An oncologist's explanation for unaffordable drug prices
The fact that engaged Dr. Kantarjian's interest and disapproval was that prices for cancer medications increased from an average of $5,000 - $10,000 before 2000 to more than $100,000 by 2012, during a time when average household income in the U.S. fell by 8%.
Dr. Hagop Kantarjian is an oncologist who spends his days treating leukemia patients at Houston's M.D. Anderson Cancer Center and conducting research to develop new treatments. His humane concerns and interest in public policy came to light in a study he authored this month for the Mayo Clinic Proceedings, titled, "Why Are Cancer Drugs So Expensive in the United States"?
The fact that engaged Dr. Kantarjian's interest and disapproval was that prices for cancer medications increased from an average of $5,000 - $10,000 before 2000 to more than $100,000 by 2012, during a time when average household income in the U.S. fell by 8%. An increasing proportion of his patients became unable to afford their medications, even though taxpayers fund 85% of cancer research in this country.
Kantarjian's travels overseas also showed him that the U.S. pays 50-100% more than other advanced countries for the same medications. Overall, health care consumes 18% of this country's GDP, contrasted to 5-9% for the European countries. Yet the outcomes here are worse, according to numerous sources such as the Commonwealth Fund, the Institute of Medicine, the World Health Organization and others.
The reasons for these sad state affairs were not difficult for Kantarjian to locate. The red thread running through all of them is that the U.S. operates a for-profit health care system. This need to pursue profit drives all of the arguments that pharma uses to justify its exorbitant prices. Kantarjian examined every one of those justifications for high prices and found each to be incorrect or blatantly misleading.
For decades pharma's trade association, the PhRMA, has trotted out the excuse that the high costs of R&D require the drug companies to charge steep prices. Kantarjian shows that explanation to be nonsense. The actual out-of-pocket costs for developing a real drug are no more than 10% of what the industry claims. Kantarjian also refers to the studies of Nobel laureate Joseph Stieglitz and other economists that demonstrate how pharma behaves as a classic, oligopoly cartel with only negligible pricing competition. Drug prices are high, according to the economists, mainly because pharma possesses the economic muscle to keep them that way. In fact, this lack of price competition amounts to the functional equivalent of "monopolistic agreements."
Kantarjian next goes on to show that higher profits for drug companies do not result in better drugs. Instead, he concludes that, "High profits are often channeled toward higher salaries and bonuses of drug companies' CEOs, not invested back into cancer research."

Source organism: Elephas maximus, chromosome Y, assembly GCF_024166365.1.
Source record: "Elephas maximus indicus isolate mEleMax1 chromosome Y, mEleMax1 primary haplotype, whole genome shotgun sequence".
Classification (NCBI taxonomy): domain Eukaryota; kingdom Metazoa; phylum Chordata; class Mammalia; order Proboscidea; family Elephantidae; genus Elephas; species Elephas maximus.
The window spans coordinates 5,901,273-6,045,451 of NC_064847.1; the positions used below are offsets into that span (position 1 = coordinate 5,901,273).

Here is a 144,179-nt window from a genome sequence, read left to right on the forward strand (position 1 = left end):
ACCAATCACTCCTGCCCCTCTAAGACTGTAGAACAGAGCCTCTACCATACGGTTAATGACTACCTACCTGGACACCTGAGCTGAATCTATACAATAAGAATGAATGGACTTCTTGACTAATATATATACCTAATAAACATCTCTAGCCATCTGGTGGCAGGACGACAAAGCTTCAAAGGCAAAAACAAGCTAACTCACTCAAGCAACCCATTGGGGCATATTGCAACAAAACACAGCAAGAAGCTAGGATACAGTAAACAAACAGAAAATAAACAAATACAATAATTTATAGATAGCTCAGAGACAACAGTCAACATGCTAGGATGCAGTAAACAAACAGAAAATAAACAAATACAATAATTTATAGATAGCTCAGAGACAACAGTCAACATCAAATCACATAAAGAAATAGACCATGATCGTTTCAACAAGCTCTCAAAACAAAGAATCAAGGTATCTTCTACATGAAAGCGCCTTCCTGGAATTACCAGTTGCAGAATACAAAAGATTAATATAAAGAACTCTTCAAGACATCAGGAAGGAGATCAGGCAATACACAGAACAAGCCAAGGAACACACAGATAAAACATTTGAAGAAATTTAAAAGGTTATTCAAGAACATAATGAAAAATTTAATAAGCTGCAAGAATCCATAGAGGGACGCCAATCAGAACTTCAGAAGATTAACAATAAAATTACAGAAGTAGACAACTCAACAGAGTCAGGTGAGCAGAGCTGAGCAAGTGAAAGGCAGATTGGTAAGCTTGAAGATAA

Legislation advanced by pharma's lobbying has also contributed to the industry's price gouging. Kantarjian explains how the 2003 Medicare Prescription Drug Improvement and Modernization Act forbade Medicare from negotiating drug prices.
While oligopolistic behavior and backroom legislation benefitting pharma are the main reasons for overpriced medications in this country, Kantarjian discusses several other culprits. These include branded pharma's efforts to delay the appearance of cheaper generics (through such tactics as "patent evergreening," "pay for delay," and "approved generics") and the industry's use of political connections to prohibit drug re-importation from Europe and the Commonwealth countries.
Finally, among several other reasons that Kantarjian mentions for overpriced medications, he includes the fact that physicians and patient advocacy groups have remained largely tame or even indifferent to the matter.
As high drug prices put treatment beyond the reach of many Americans, Kantarjian maintains that as the Hippocratic Oath binds physicians, they have a moral obligation to advocate for affordable drugs.
Patients and those groups supposedly organized to advocate on their behalf should recognize that they are fools to accept the market as the ultimate authority for deciding prices and other elements of health care allocation. Instead, Kantarjian believes these decisions must be based on "fairness," which he defines as pricing in which profit does not jeopardize affordability to patients and the country.
Such fairness, according to Kantarjian, was in fact part of pharma's historic mission, which its current pricing practices have abandoned "in favor of maximizing profits regardless of the potential consequences to patients."
So in past decades, pharma possessed a kernel of social responsibility and fellow feeling. Unfortunately those qualities have become anachronisms under the chief financial officers who direct operations at pharma companies today. Their exclusive interest lies in bowing to hedge fund short sellers and similar Wall Street interests.
The important question is whether and how pharma can retrieve fairness from the scrap heap and, once again, make it the principal part of its mission.
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